Director Claire Servais had some good ideas. She put everything behind bars (a reality in this kind of cloister) and showed us the nuns' cells stapled upon each other. The big confrontation scene with Angelica behind and Zia Principessa before bars worked extremely well, made even more poignant by the brief appearance outside the cloister of Angelica's living son and the Principessa's hesitation before making up the story of his death At the end of the opera Servais however mixed up Angelica and Cio Cio San. A nun with Angelica's knowledge of poisonous plants wouldn't think of committing suicide with a blunt knife. Servais succeeded in avoiding the sentimentality of the original ending by a simple device: Angelica may think she sees the Madonna and gets her pardon but for the spectator there is only the loneliness of a painful death to watch.
General Manager Jean-Louis Grinda himself directed Pagliacci. I cannot say I liked the idea of turning every villager into a clown until the end of the opera when everybody takes off his or her mask. We've seen those clowns in the Antwerp Hänsel und Gretel and last year's Tannhäuser at De Munt used exactly the same device. On the other hand I liked his concept very much in that Canio enters and propagates the evening's entertainment in his clown's outfit while gradually returning to his normal clothes in which he sings "No, Pagliacco non son". Vladimir Galouzine succeeded into raising the house to a white hot temperature. Some thirteen years ago he made his début here with a clear ringing Renato des Grieux (with the late Yoko Watanabe). The voice has changed into a burnished brown sound with an enormous amount of volume. Sometimes he loses focus and there is no ring any more on the highest notes. He even breathed between "Ridi" and "Pagliacco" in "Vesti la giubba". But he doesn't try sobbing or improving on the score with "infamia, infamia" like Gigli used to do. The torrent of sound, the honesty of acting is simply overwhelming so that one forgets the less pristine sounds. This is probably his best role for the moment, better suited to the voice than Kalaf or Otello.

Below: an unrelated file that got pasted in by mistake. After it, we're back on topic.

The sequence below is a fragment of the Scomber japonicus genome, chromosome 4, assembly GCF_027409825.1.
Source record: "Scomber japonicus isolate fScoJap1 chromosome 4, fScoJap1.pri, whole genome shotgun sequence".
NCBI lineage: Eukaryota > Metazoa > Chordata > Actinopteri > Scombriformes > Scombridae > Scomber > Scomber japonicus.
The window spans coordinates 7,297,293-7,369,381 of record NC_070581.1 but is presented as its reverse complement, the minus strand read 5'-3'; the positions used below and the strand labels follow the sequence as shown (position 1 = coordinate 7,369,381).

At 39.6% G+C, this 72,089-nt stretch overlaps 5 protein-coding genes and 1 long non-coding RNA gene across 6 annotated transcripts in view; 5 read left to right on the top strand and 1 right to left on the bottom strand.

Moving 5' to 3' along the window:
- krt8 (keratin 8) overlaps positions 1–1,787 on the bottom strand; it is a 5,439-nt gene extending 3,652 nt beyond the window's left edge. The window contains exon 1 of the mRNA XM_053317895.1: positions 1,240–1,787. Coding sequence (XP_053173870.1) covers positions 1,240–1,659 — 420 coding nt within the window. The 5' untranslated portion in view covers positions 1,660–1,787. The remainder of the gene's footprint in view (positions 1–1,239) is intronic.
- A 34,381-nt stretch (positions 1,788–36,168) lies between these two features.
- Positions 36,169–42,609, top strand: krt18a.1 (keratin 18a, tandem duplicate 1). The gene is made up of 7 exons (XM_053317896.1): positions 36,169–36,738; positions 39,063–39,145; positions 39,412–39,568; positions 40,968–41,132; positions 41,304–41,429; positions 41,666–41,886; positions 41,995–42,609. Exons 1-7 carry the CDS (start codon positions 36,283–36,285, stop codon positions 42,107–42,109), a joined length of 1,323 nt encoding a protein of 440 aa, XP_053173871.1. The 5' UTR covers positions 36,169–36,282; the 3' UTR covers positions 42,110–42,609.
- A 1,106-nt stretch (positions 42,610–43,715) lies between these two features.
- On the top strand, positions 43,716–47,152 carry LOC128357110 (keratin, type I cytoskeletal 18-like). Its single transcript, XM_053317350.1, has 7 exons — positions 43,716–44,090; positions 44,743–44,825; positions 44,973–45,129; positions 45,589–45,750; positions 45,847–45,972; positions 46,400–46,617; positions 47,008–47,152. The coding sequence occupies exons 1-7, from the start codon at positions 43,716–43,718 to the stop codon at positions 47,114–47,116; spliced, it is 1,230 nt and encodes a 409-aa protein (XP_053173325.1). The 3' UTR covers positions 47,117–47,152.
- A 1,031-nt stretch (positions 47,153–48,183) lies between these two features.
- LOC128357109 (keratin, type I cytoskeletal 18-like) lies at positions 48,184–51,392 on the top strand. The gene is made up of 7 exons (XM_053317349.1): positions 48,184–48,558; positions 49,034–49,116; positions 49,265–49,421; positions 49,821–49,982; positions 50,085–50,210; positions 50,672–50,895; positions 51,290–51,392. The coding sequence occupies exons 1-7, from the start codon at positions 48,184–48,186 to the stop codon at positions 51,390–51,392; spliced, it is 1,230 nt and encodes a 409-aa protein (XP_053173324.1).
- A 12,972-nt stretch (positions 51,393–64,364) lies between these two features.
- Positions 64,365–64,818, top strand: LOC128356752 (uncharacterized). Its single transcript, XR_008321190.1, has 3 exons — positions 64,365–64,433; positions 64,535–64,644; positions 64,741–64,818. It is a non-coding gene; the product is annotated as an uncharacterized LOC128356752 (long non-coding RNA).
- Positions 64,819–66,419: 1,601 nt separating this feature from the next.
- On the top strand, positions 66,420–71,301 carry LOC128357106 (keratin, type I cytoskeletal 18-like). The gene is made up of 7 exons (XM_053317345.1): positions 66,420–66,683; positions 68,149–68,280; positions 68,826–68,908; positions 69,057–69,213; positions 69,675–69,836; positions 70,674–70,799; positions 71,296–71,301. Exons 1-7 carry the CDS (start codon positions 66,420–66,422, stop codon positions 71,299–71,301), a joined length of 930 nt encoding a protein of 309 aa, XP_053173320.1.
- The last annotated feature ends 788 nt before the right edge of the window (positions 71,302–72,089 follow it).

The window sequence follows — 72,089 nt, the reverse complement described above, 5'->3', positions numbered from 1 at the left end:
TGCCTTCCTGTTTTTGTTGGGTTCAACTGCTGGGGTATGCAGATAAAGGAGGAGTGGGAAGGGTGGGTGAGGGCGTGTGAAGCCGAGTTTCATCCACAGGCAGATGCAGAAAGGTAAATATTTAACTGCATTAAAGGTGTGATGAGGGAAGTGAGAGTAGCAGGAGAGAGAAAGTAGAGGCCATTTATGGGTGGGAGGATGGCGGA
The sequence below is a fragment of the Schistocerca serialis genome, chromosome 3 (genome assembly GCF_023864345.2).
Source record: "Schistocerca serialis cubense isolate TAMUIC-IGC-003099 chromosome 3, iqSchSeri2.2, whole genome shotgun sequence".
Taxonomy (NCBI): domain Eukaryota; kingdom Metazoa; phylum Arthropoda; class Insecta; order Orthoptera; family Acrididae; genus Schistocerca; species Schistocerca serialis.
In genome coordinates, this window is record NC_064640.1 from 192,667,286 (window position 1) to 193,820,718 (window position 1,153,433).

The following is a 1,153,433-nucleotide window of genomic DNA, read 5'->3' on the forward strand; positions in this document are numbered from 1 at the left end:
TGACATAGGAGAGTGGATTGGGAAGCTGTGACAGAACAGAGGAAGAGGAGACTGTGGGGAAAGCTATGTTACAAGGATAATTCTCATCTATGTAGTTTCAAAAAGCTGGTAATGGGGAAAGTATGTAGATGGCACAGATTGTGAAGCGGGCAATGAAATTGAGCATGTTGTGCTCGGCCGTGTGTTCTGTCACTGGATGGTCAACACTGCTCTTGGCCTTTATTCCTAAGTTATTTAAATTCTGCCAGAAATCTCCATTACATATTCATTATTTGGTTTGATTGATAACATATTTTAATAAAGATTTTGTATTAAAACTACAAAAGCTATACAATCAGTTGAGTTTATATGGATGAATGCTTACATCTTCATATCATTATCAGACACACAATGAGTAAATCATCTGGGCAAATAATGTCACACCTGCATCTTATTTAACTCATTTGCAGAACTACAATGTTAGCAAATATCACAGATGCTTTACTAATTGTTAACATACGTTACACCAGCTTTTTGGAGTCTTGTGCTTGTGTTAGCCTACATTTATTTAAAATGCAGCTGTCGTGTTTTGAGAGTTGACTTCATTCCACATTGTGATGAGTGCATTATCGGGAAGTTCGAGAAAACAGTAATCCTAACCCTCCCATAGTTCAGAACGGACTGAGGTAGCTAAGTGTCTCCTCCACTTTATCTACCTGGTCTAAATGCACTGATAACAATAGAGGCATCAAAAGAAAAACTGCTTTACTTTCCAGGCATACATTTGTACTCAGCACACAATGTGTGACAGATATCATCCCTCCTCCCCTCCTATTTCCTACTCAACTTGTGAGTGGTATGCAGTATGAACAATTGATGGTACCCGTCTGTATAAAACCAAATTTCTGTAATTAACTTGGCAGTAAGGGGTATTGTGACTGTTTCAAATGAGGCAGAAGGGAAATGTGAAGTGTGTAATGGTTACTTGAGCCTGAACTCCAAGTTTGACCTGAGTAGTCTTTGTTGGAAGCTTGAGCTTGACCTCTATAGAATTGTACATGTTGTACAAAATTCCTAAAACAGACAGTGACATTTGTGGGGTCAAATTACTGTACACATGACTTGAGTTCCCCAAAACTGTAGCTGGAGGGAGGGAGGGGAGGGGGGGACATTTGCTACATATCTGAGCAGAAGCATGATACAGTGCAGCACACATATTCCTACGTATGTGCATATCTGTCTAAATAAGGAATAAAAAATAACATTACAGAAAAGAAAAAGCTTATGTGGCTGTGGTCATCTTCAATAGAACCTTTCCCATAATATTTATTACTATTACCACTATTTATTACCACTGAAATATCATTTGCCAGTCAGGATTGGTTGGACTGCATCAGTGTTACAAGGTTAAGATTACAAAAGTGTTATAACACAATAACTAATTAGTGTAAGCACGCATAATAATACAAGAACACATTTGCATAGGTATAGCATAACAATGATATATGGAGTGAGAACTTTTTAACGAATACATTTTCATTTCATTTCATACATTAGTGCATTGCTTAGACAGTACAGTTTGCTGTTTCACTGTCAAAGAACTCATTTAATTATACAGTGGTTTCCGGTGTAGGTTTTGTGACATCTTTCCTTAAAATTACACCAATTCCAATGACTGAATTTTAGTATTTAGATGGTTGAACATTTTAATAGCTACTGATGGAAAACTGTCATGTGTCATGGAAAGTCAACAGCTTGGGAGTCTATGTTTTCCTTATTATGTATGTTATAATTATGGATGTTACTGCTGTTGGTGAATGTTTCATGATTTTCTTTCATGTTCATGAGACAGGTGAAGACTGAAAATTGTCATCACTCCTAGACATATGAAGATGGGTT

Another big voiced singer is baritone Seng Hyoun Ko. With Galouzine one forgets his somewhat special histrionics while with Ko one is too much reminded of his chopping up the line, of making noise for noise's effect. He can sing a piano but even then (and much in the tradition of Korean singers) one feels he is just imitating some other singer's records. I would wager quite a lot on Ko studying his role with Gobbi's CD's near him. Still there is no denying the force of nature his voice is. I admit that up to now I didn't know the name of Alketa Cela (though she has sung in Brussels) and so I was in for quite a surprise. The soprano has a big lirico, slightly but sexy husky in the middle voice, very agreeably coloured in the best Mediterranean way. Only at the top she now and then flattens the sound too much. The lady is a beauty too and knows how to impress on a scene. A real find and I hope she will soon be back in the country. Young Romanian baritone George Petean will go far too. He has some decibels less than Ko but the voice is smooth, well rounded and with a brilliant top and he outclasses the Korean in style and musicality. I'd like to hear him in one of his Verdi roles. Our luck still held as Florian Laconi was a Beppe of one's dreams and it was immediately clear that he won't sing long as a comprimario. Indeed he has already sung Faust.
Giuliano Carella is somewhat better known for his many recordings of belcanto operas but he proved himself to be a formidable veristo too, whipping up his orchestra into passion without drowning his singers (difficult of course with Galouzin and Papian). A great evening.